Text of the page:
NSAID Use Linked to Hospital Admission for Heart Failure
Taking ibuprofen associated with 30 percent higher risk of hospitalization in those with prior HF diagnosis
THURSDAY, May 25 (HealthDay News) -- The use of non-steroidal anti-inflammatory drugs (NSAIDs), such as ibuprofen, is associated with an increased risk of being hospitalized for those with prior diagnosis of heart failure, according to a study published online May 22 in Heart.
Consuelo Huerta, M.D., M.P.H., of the Centro Espanol de Investigacion Farmacoepidemiologica in Madrid, Spain, and colleagues analyzed data on 1,396 patients aged 60 to 84 years who were hospitalized for non-fatal heart failure, and a random sample of 5,000 controls.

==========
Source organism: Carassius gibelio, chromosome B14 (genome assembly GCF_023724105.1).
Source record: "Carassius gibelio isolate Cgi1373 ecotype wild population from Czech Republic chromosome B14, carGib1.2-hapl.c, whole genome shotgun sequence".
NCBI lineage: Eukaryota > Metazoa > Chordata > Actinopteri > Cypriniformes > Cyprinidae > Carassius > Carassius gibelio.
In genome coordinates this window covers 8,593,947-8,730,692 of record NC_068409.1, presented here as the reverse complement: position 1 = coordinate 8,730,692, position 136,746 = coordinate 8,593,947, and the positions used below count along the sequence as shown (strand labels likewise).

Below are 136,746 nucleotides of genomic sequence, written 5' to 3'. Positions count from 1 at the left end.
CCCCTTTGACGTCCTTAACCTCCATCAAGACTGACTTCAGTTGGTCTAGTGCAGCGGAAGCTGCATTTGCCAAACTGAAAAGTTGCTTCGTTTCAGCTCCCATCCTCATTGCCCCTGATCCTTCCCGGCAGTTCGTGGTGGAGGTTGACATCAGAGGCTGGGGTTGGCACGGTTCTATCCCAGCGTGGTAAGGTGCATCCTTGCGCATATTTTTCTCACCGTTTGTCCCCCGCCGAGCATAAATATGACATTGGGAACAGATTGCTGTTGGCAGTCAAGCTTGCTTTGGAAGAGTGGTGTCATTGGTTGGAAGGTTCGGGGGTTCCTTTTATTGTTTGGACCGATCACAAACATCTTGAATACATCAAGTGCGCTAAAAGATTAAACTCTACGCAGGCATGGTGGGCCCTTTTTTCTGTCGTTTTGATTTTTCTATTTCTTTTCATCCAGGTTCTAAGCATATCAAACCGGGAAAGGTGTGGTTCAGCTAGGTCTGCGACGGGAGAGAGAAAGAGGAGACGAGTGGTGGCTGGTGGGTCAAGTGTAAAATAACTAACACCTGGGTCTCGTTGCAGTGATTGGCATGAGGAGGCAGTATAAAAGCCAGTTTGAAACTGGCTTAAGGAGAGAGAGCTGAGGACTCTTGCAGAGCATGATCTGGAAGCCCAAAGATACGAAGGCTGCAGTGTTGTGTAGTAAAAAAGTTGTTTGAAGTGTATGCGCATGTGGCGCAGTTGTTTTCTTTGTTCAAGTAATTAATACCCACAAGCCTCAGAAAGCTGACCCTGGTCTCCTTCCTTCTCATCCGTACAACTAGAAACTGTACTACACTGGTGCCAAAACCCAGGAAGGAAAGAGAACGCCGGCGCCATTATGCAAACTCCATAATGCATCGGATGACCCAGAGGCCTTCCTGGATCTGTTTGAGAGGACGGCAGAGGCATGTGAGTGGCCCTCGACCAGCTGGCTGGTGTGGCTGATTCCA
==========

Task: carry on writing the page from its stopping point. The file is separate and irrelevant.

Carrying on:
The data revealed an incidence rate of 2.7 per 1,000 person-years. Overall, the main risk factor for hospital admission with heart failure was previous clinical diagnosis. After controlling for other confounding factors, there was a nearly 30 percent higher risk of first hospitalization for heart failure among those who were current users of NSAIDs. The duration of use and dosage taken did not have an effect on outcome.
"Heart failure is a common cause of morbidity and mortality in the elderly and even a small increase in the risk can translate into a significant disease burden in the general population. Therefore, NSAIDs should be used with caution by patients at high risk of hospital admission due to heart failure," the authors conclude.
The study was funded by a research grant from Pfizer Inc.